Ghost was made in Hong Kong just after the handover from Britain to China, when I was artist in residence at the Microwave Video festival. Commissioned by Videotage fl. 1999 Rencontres Video Art Plastique Caen Nov 99 Homeport Rotterdam 2001 Director's Fortnight,Cannes Film Festival 2000. Gweilo, or ghost, is the Cantonese term of abuse for the paler skinned westerners who appeared to the Chinese of the Middle Kingdom to be like ghosts. I made this film in Hong Kong overlooking the old Kai Tak airport, just after the handover from the UK. The collisions of scale were vast, and I felt like a ghost myself in Hong Kong, a place where even History itself was put in a museum. Performer Grace Ng Videotage/Microwave Video Festival
Yarn 2010 (excerpt)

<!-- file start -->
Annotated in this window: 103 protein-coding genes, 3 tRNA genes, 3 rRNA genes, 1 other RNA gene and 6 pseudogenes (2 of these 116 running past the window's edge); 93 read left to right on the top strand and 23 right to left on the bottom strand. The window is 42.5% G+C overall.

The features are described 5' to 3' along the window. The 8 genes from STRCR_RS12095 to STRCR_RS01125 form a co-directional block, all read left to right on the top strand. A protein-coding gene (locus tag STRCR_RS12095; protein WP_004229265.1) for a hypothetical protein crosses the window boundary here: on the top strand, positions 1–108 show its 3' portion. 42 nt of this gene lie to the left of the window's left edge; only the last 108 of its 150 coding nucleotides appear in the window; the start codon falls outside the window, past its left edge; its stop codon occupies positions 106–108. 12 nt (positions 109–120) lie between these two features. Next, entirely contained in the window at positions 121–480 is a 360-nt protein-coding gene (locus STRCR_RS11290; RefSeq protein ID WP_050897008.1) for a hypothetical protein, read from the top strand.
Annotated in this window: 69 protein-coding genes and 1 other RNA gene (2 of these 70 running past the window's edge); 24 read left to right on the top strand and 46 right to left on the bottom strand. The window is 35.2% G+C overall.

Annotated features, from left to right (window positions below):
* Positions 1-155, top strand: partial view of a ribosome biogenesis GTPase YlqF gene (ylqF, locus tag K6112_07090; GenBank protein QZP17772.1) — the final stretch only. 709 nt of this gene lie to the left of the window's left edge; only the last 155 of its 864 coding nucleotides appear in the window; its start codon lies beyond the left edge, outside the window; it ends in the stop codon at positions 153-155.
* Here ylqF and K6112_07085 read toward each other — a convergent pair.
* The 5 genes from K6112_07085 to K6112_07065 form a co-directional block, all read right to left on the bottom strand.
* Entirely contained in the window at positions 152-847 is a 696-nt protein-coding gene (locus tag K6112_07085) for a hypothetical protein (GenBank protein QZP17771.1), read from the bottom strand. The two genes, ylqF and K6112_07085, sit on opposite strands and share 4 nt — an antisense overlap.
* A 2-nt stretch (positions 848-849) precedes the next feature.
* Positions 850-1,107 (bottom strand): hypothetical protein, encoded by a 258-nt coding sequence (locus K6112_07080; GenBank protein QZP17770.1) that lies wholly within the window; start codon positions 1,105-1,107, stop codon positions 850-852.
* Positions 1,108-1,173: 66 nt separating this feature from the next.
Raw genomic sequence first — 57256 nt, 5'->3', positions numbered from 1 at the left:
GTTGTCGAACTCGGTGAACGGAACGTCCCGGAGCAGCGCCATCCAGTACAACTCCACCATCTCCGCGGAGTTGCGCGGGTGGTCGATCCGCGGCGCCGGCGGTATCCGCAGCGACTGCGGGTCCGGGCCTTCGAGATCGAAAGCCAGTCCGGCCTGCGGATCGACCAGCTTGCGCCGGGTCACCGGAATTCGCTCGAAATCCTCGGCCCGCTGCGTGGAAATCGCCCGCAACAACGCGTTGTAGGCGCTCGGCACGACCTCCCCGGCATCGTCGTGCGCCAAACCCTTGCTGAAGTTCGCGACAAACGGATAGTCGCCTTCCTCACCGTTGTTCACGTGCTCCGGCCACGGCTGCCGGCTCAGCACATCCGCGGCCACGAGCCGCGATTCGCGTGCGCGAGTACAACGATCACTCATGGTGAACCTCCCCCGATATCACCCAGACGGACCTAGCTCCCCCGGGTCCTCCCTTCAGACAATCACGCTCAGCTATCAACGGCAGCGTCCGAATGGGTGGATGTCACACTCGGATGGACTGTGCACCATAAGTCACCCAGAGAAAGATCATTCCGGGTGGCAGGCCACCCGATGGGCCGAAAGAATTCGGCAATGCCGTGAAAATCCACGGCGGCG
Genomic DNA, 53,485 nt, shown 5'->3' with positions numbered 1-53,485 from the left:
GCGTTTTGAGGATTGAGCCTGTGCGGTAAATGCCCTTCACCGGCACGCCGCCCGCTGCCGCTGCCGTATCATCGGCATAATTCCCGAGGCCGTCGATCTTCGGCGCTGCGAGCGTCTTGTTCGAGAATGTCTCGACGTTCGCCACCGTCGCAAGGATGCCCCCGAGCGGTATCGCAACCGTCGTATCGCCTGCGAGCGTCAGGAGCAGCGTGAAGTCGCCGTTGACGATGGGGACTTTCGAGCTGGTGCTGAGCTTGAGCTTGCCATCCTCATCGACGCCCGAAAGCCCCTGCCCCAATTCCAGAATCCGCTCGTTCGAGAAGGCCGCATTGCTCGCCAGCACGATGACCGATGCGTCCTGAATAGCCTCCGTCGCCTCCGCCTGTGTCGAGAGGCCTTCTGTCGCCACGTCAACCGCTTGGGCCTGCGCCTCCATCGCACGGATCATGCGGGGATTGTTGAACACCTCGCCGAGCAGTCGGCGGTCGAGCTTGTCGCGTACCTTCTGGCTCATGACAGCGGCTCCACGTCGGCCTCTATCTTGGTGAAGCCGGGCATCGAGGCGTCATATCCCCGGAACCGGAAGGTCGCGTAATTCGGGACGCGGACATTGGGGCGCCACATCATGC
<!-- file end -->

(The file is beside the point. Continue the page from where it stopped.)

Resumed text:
Yarn is an endless DVD video which presents scenes and soundtracks at random in order to create a generative narrative. Australian International Experimental Video Festival Melbourne. Cleveland International Narrative Conference 2011 Manchester City Art Gallery 2013, Seamless MAO Ljubljana 2013. Funded by LabCulture; Arts Council of England; Thanks to N. W. Film Archive, Manchester School of Art In 1952 the French ‘nouvelle romancier” Michel Butor wrote a novel L’Emploi du Temps, about a young Frenchman who comes to a Northern English city called Bleston for a year, and about the difficulties and triumphs he has adapting to the cold, the rain, and the British way of life. In its strange repetitive style, part experimental narrative, part detective story, the novel seems to anticipate interactive fiction. In fact the story is based on Butor’s own experiences in Manchester, where he worked as a language assistant at the university. The Manchester of the fifties is readily recognisable, its architecture and cathedral, the awful food, the buses that the protagonist uses to criss cross the city, even the map of Bleston that Butor includes at the beginning of the novel which resembles that of the present city centre. I have made a film inspired by the novel, written by myself, as a “recombinant narrative” or generative cinema DVD video installation, using archive footage of Manchester of the 1950s, and a voiceover spoken by a computer programme, which uses the capacity of the DVD medium to present different scenes and spoken text so that the narrative never repeats itself. The experience is like the 1001 nights, in that the story has no beginning and no end, but rather an immersion in a narrative world where fact and fiction are blended. The piece is both a meditation on the nature of narrative itself, as mediated through technology, but also a series of speculations on the real and the fictional Manchester, as seen through the pessimistic eye of an outsider, a foreigner 50 years ago.